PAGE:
Schiff has read more Cotton Mather treatises than any
modern soul should have to endure. The shocker is, she
did so eagerly.
know you’re a goner," said the prizewinning
nonfiction author, "when your idea of a great book
is a Puritan sermon."
spent much of the past several years immersed in
colonial New England life during its most infamous
period for her latest book, "The Witches: Salem,
wide-ranging subjects — including a No. 1 bestseller
on Cleopatra, a biography of "The Little
Prince" author/adventurer Antoine de Saint-Exupéry
and a Pulitzer winner about Vladimir Nabokov’s wife
and muse, Véra — tend to enthrall her to the point of
new book was "a deep dive into a dark, cold
place," she said. "To figure out how these
people thought, I had to live there with them. I was
afraid I’d slip back into the 21st century."
New England was ripe for conjured-up scandal in the late
1600s, and the witchery phenomenon had it all: mean-girl
power plays, pompous authorities including Mather,
religion-stoked fear and shame, scheming opportunism,
petty small-town vendettas.
a daughter, mother and grandmother all testifying
against one another, and teen divas shrieking about
being stuck with imaginary pins, the scene was like a
prototype of "The Real Housewives."
Arthur Miller’s play "The Crucible" to
scholarly analyses to trashy horror films, plenty has
been written about the 19 women and men convicted and
put to death for the imagined crime of being witches.
But with her usual meticulous research, Schiff has
crafted a narrative about dozens of fascinating
characters (helpfully summarized at the beginning of the
book) to get at the roots of how something so senseless
and primitive could happen.
does an author find new facts on a topic that has been
plumbed thoroughly, and that descendants may be too
ashamed of (or irritated by) to discuss?
found unexpected aid in the equivalent of today’s
small-town police reports — the court records of Essex
County, Mass., circa the 1690s.
were remarkably similar to what you find today,"
she said. "Someone’s cow got out of the pasture
and onto the road. So-and-so was jailed for drunkenness
or beating his wife.
has something on everybody. People got righteous and
felt deeply transgressed upon by minor irritants like
smelling a neighbor’s cooking, and they wanted there
to be consequences. Living in such close quarters, it’s
easy to create a froth, and exercise grudges."
trumped-up witch epidemic was primarily fueled by
scheming teen girls who were playing "a giant game
of telephone," she said, exaggerating testimony for
the thrill of it and basking in the spotlight.
is a sentient madness about the teenage brain that fails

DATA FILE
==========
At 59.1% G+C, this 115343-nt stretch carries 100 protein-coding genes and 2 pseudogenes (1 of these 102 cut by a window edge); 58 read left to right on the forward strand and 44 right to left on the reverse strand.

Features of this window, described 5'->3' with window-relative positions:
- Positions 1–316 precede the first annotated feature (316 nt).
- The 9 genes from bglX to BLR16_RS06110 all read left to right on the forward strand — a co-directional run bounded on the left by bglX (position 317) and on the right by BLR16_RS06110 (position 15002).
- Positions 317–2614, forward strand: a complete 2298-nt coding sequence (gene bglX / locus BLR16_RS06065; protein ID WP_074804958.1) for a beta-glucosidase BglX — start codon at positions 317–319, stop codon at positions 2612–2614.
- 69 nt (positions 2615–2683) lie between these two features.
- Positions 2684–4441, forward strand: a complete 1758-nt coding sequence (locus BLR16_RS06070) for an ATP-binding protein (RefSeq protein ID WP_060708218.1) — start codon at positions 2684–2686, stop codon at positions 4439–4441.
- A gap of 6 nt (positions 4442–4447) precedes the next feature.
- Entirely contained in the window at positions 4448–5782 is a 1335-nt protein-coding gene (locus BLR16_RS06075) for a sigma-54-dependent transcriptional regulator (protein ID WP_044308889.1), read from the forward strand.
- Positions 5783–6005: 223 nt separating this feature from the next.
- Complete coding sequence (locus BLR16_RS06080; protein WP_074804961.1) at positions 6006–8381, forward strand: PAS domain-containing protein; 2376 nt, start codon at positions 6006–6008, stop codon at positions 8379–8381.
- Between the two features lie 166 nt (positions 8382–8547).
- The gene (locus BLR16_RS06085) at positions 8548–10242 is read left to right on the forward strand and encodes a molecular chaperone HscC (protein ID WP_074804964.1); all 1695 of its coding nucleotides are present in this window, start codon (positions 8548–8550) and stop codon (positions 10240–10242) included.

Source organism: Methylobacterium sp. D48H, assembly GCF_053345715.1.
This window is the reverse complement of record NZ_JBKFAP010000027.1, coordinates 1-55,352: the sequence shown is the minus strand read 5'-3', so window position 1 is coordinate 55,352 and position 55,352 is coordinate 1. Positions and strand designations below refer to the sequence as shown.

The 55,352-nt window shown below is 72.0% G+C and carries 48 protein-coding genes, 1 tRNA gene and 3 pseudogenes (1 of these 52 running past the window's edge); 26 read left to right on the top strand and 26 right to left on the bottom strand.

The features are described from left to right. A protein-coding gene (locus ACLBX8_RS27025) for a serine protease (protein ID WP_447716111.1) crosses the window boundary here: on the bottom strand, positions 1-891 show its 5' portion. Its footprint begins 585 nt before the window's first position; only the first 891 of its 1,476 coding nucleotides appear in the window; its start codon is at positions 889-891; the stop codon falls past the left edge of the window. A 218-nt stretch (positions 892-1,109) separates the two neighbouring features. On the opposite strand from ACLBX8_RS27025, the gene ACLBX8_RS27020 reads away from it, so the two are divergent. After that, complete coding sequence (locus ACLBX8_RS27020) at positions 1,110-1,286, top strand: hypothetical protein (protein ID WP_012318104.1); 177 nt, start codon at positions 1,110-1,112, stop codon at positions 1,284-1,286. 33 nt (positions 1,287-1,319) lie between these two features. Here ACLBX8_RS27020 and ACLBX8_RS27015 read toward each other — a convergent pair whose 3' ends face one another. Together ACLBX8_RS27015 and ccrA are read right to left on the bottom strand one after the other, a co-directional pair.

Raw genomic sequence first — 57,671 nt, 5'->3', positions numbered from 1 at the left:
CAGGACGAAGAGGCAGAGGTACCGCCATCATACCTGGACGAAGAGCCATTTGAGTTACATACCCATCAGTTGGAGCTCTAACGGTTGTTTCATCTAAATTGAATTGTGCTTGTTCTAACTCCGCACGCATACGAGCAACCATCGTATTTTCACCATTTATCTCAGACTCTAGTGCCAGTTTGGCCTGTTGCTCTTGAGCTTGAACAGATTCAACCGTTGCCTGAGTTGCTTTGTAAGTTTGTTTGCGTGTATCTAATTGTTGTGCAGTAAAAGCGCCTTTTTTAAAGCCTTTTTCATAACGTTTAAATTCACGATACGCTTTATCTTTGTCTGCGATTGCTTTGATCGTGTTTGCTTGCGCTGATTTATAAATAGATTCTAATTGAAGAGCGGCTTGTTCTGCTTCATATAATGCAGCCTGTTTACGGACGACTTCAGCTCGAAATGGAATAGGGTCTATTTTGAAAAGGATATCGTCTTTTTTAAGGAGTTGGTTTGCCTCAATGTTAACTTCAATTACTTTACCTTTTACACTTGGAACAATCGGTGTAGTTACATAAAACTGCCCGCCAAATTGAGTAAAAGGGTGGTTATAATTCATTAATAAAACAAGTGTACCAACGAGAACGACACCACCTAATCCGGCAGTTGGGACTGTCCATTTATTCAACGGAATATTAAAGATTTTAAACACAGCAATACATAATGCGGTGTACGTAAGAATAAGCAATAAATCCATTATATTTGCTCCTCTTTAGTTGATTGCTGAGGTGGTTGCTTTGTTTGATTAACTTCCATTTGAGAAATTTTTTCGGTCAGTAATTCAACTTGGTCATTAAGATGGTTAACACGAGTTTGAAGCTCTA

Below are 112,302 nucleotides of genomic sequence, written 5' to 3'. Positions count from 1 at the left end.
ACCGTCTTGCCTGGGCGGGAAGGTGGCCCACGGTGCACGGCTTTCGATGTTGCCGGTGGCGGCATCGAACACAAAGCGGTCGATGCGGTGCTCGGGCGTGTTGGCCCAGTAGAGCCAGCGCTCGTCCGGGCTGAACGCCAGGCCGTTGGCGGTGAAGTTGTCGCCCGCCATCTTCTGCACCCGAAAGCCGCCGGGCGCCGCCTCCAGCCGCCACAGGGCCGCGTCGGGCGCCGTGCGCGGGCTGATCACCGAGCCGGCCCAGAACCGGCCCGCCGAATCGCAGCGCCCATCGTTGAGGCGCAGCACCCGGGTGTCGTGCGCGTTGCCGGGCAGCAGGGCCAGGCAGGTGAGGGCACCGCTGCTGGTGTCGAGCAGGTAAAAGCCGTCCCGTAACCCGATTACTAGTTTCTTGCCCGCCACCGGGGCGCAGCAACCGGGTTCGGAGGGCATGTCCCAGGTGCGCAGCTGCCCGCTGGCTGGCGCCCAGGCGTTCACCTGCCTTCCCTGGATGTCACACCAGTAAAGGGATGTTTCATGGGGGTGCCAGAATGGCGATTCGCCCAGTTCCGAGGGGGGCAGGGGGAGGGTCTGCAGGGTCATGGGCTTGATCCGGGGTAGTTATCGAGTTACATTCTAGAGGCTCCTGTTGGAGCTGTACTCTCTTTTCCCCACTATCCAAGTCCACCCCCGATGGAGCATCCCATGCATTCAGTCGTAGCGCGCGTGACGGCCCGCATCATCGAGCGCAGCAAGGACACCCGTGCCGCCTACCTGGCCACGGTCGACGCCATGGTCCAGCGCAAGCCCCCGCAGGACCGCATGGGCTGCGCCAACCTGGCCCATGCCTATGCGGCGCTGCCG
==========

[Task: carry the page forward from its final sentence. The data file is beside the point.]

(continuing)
to distinguish between the natural and the
supernatural," Schiff said. "They weren’t
the only ones accused, but the people who think they’re
bewitched, the main finger-pointers, are a core group of
adolescents. In their shrieking, screaming, claims of
pins emerging from their flesh and speaking with the
devil, they gained attention and power they never would
have any other way at that time.
was so liberating for these girls to be able to say
anything they wanted. Reason and proper behavior have
gone on holiday."
the grown women, fomenting witch stories was also a
creative, if overly dramatic, method for alleviating
interviewed colonial re-enactors who all said February
was the worst month for the settlers, "utterly
confined to their kitchens, jumping out of their
in such close quarters, everything was more
what of the scholars who bought into the witchcraft
scenario every bit as much as the unschooled villagers?
Clergymen such as Cotton Mather, the formidable Puritan
minister who was one of the period’s most influential
thought leaders, justified such medieval beliefs through
a combination of religious faith and pseudoscientific
reasoning. Gender politics, specifically man’s fear of
woman as "other," also had significant
women’s claims of finding male intruders in their beds
were fairly common at the time, the witch trials were an
opportunity for men to turn the tables.
testified that women transformed into cats or other
beasts, assaulting them in their rooms," Schiff
OUTRAGE TO SHAME
of those found guilty were hanged; one man was
"pressed to death" by stones. Contrary to
popular belief, none of the accused was burned at the
stake. Such untruths endured because the trials quickly
became a source of embarrassment to the community. When
playwright Miller was writing "The Crucible,"
he complained about the locals’ reluctance even to
admit that the trials ever happened.
whole thing veered into shame," Schiff said.
"We don’t even know where the executions took
place because no one wanted that recorded."
half of the "afflicted" girls eventually got
married and had children. Although it seemed to stop as
suddenly as it had begun, the hysteria that gave rise to
the trials had some long-term effects, including an
erosion of the church’s foundation. "Attempting
to prove one thing, the Puritan orthodoxy had proved
quite another," Schiff writes. "The very idea
of confession had been contaminated."
people considered that a negative or positive outcome,
clergy members were no longer viewed as absolute
authorities, and could not so easily abuse their power.
was weird and wacky, but ultimately led to a revolution,
opening the door to more religious tolerance, a kind of
mercy no one could have foreseen. It wound up actually
chastising the establishment. I hope it affects readers
the same way, acting as inspiration to stand up for what
motivations behind the accusations certainly live on, as
well, as a scan of the local headlines will tell you. A
few weeks ago, a suburban Minneapolis woman was arrested
for sending her neighbor an anonymous note suggesting
that her children, who had irritated the woman, would
Schiff writes, "Who doesn’t have a bone to pick
with a neighbor?"